The Islamic State is slowly finding that its back is against the ropes on multiple fronts. Although its presence inside of Kurdistan’s borders is nearly nonexistent at this stage in the war, its members are feeling the coalition’s sting elsewhere. Places like Ramadi, Kirkuk, Sinjar, and Mosul have either fallen to coalition allies or are under siege. But what happens when the last Daesh stronghold falls? How will the game change?
We are already starting to see the effect of these major losses on the ground. Peshmerga forces have little to no difficulty rolling through Daesh-held territory, and are continuing to advance. The Kurdish Regional Government has already announced that Peshmerga forces, both PUK and KDP, will participate alongside the Iraqi Army in an assault on Mosul in the coming months. With ISIS’s main supply route from Syria to the city cut off after the recent victories in Sinjar, this will surely be just as successful.
With these losses, Daesh has begun to adapt its tactics accordingly. Previously, they had waged a very successful campaign against the Kurdish and Iraqi fronts through a series of rapid, violence of action-based assaults combining the terrorist tactics of al-Qaeda, the modern military equipment of today, and guerrilla warfare to overwhelm their opponents, but defense was never their strong suit. In an earlier stage of the war, they had no problem staying and fighting it out regardless of their inevitable defeat at the hands of the Peshmerga. Over time they have become less enthusiastic and have seemingly reverted to the methods of old.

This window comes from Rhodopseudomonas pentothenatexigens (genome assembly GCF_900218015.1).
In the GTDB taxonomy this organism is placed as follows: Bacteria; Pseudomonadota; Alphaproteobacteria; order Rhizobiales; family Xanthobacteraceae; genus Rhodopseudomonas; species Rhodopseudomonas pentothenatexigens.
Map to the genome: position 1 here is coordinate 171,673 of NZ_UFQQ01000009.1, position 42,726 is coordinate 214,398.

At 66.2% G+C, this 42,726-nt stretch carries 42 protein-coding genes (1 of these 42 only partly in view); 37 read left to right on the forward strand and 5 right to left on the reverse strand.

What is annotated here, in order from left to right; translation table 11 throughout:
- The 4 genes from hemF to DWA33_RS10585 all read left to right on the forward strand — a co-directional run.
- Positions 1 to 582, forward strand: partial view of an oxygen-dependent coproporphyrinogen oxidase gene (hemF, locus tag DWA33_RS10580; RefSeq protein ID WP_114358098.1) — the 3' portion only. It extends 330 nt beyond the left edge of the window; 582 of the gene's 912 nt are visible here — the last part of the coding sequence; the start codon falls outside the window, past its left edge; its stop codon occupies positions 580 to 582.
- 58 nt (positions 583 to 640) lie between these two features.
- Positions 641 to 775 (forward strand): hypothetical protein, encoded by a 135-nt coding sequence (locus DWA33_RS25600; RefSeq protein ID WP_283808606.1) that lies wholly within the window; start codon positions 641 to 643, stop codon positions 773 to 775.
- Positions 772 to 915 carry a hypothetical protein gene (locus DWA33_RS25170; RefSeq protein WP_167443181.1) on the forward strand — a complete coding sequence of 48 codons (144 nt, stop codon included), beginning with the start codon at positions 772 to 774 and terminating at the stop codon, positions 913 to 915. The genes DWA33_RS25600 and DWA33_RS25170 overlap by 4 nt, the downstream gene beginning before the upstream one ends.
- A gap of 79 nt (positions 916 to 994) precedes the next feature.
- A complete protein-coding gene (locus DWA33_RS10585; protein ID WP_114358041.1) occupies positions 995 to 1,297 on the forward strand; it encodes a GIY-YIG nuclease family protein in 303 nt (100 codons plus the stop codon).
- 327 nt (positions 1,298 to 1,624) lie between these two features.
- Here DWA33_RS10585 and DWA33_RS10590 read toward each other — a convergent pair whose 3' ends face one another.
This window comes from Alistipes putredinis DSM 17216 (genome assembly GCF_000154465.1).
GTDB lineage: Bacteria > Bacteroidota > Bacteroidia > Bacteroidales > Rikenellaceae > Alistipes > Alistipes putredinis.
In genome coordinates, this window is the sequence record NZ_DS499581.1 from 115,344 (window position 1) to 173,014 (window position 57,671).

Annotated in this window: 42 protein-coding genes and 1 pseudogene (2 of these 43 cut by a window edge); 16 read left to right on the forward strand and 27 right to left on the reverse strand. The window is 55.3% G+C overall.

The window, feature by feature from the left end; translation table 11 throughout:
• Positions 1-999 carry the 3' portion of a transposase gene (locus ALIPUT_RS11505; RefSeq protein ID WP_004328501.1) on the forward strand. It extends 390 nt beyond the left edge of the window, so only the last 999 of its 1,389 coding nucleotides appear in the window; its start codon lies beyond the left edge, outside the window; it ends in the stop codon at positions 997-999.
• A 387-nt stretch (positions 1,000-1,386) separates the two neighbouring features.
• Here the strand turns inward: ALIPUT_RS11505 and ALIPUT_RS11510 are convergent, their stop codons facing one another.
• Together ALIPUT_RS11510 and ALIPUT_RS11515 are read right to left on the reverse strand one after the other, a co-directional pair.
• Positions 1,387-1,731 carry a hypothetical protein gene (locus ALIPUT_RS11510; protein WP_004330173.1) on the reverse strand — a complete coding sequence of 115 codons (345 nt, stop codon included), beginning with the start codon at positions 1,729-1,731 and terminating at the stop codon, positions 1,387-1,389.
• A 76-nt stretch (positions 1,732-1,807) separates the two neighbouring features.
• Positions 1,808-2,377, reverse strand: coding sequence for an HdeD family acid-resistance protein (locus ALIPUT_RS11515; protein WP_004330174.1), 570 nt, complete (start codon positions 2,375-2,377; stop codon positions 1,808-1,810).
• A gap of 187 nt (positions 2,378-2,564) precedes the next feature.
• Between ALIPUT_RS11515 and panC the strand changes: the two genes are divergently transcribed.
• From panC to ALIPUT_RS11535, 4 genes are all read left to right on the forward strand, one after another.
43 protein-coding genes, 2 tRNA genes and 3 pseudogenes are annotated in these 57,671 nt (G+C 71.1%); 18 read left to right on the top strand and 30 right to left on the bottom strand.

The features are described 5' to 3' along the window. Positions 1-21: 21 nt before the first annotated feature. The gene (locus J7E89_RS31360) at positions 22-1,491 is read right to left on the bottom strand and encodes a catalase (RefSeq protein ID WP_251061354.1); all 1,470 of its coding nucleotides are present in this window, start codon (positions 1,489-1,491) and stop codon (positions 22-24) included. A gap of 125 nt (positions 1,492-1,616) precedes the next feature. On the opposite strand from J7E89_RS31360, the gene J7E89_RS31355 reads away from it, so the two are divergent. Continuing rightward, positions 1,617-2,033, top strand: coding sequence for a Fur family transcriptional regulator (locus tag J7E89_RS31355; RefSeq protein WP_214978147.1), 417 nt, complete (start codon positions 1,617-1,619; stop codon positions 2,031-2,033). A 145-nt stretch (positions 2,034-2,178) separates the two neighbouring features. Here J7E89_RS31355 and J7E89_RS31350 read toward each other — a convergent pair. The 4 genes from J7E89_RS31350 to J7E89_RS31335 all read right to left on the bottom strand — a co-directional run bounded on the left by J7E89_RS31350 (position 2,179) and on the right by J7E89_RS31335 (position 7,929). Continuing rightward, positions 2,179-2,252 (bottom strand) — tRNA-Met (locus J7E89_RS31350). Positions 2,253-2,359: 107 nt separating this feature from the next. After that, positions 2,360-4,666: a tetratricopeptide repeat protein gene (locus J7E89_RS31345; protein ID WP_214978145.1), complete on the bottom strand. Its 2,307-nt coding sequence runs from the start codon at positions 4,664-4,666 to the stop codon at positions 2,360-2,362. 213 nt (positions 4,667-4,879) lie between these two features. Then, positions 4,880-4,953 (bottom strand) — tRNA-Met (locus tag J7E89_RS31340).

Now their inevitable defeat has been largely due to the efforts of the coalition and the highly effective air strikes conducted prior to Peshmerga forces assaulting Daesh-held villages. The lack of real hardware being placed in these forward locations makes rolling them over that much easier; that’s not to say the Pesh are better equipped, but Daesh forces are often outgunned during these skirmishes. Of course, anyone who is following this conflict knows where they are keeping all their captured firepower—places like Mosul, Raqqa, and Fallujah. None of these Daesh strongholds have fallen yet, and perhaps there is a reason everyone is taking their time retaking them.